By David Brand
Attorney Michael Weinstock will challenge two-term incumbent U.S. Rep. Tom Suozzi in the 2020 Democratic primary for New York’s 3rd Congressional District, which includes about 60,000 Queens residents in the northeastern portion of the borough.
Weinstock is a St. John’s University Law alum, a volunteer firefighter and a former Brooklyn prosecutor. On Sept. 11, 2001, Weinstock was working in the Brooklyn DA’s Office. After two planes struck the Twin Towers, he flagged down a passing ambulance and traveled to Ground Zero to assist other first responders.
Weinstock formally announced his candidacy and launched his campaign website at midnight today.
He told the Eagle he plans to challenge Suozzi from the left.
“I’m actually a legitimate Democrat,” he said. “Suozzi is part of the Problem Solvers’ Caucus, but I call it the Fakakta Caucus … the Yiddish word for screwed up and upside down. All they did was beat the crap out of Nancy Pelosi.”
When asked where he would place himself on an ideological scale from U.S. Rep. Alexandria Ocasio-Cortez (on the far-left) and Suozzi (a centrist), Weinstock said he is “in between.”
For example, he said he does not subscribe to slogans like Medicare for All and Abolish Immigration and Customs Enforcement, but sees the sentiment underpinning those positions.
“I’m not a socialist, but I’m certainly more progressive than Tom Suozzi,” he said, adding that he is “in favor of moving towards universal health care.”
“I still need to learn more about it before I say I’m on board,” he said.
Weinstock said he is not “a big fan of ICE” because the threat of ICE arrest and deportation discourages noncitizens from coming forward to report crimes or assist law enforcement.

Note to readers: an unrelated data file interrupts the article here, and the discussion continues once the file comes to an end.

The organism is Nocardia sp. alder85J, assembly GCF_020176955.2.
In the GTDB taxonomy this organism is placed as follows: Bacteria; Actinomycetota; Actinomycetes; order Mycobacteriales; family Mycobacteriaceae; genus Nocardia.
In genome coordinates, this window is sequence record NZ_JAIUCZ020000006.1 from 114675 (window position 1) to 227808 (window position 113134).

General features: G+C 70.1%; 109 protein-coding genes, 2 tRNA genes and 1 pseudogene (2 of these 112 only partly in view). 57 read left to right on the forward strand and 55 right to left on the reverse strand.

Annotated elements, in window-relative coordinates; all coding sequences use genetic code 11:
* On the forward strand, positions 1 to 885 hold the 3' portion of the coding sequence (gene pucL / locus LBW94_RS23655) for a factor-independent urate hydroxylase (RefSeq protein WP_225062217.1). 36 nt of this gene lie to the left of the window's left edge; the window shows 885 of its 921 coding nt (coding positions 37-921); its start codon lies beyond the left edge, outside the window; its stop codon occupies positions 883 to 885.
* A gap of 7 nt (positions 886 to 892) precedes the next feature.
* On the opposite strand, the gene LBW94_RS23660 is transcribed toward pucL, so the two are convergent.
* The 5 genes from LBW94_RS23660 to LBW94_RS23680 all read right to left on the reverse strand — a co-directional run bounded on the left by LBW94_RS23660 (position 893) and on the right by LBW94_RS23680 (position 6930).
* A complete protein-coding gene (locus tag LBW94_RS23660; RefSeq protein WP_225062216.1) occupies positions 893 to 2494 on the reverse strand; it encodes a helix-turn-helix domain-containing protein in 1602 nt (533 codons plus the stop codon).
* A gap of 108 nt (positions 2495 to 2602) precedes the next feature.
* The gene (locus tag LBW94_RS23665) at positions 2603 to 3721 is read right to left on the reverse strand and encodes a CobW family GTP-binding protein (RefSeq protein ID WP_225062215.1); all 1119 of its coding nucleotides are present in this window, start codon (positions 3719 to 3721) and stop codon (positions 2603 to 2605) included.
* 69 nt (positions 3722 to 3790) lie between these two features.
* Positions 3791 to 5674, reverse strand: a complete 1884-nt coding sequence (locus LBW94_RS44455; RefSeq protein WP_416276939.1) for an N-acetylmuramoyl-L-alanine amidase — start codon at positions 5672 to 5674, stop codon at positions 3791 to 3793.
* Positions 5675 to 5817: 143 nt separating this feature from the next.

“When I was a prosecutor in Brooklyn, I’d rely on neighbors to help prosecute cases of domestic abuse and violence,” he said. “I want people to feel comfortable calling the police and working with prosecutors.”
Weinstock has taken at least one stance sure to alienate progressives, however. In 2012, he wrote a letter to The New York Times supporting the Supreme Court’s Citizen’s United decision, which enabled corporations, nonprofits and unions to contribute unlimited amounts of money to political action committees. The letter seemed to predict his current bid for Congress.
“Few things in life are more assured than for an incumbent member of Congress to win re-election. Incumbents benefit from name recognition and large advantages in fund-raising,” he wrote. “Super PACs help level the playing field by giving a voice to a challenger. Well-intentioned campaign finance laws have made it impossible for most challengers to raise enough money to mount a credible challenge.”
“There is no question that campaign contribution laws should be revised for greater transparency, but the current system with super PACs is clearly better than the old system in which election outcomes were so certain that many parties could not even find a challenger willing to serve as a sacrificial lamb,” he continued.
Weinstock said he decided to launch his primary bid when Suozzi, the former Nassau County Executive, wrote a letter of support on behalf of disgraced former Long Island political operative Gerard Terry, who was convicted of tax evasion.
“I was thunderstruck when Congressman Suozzi decided to pull strings and get his friend released from jail,” Weinstock said.
Weinstock, who is gay, said he wants New Yorkers to take pride in their elected officials.
“I want to be a new voice and a fresh voice and I want to work hard and earn the respect of New Yorkers so they’ll look up to our elected officials,” he said. “Being the first 9/11 firefighter elected to Congress, the first openly gay person elected to Congress [from New York City] would be special, but I wouldn’t want to be a role model for just gay kids. I want to be a role model for all New Yorkers.”
*This story has been updated to reflect that Weinstock would be the first openly gay man to represent New York City in Congress.